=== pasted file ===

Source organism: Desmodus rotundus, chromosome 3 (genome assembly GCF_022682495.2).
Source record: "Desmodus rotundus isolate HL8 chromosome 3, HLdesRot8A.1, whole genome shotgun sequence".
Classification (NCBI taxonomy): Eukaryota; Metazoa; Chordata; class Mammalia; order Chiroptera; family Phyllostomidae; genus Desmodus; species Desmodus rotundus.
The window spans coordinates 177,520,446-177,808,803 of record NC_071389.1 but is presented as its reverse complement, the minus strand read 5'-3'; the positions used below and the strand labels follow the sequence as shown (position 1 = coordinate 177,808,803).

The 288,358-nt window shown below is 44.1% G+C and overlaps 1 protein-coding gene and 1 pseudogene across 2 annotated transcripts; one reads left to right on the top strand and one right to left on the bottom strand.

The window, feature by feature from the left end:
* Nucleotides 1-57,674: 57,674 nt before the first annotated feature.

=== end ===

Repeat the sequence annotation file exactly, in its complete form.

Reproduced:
Source organism: Desmodus rotundus, chromosome 3 (genome assembly GCF_022682495.2).
Source record: "Desmodus rotundus isolate HL8 chromosome 3, HLdesRot8A.1, whole genome shotgun sequence".
Classification (NCBI taxonomy): Eukaryota; Metazoa; Chordata; class Mammalia; order Chiroptera; family Phyllostomidae; genus Desmodus; species Desmodus rotundus.
The window spans coordinates 177,520,446-177,808,803 of record NC_071389.1 but is presented as its reverse complement, the minus strand read 5'-3'; the positions used below and the strand labels follow the sequence as shown (position 1 = coordinate 177,808,803).

The 288,358-nt window shown below is 44.1% G+C and overlaps 1 protein-coding gene and 1 pseudogene across 2 annotated transcripts; one reads left to right on the top strand and one right to left on the bottom strand.

The window, feature by feature from the left end:
* Nucleotides 1-57,674: 57,674 nt before the first annotated feature.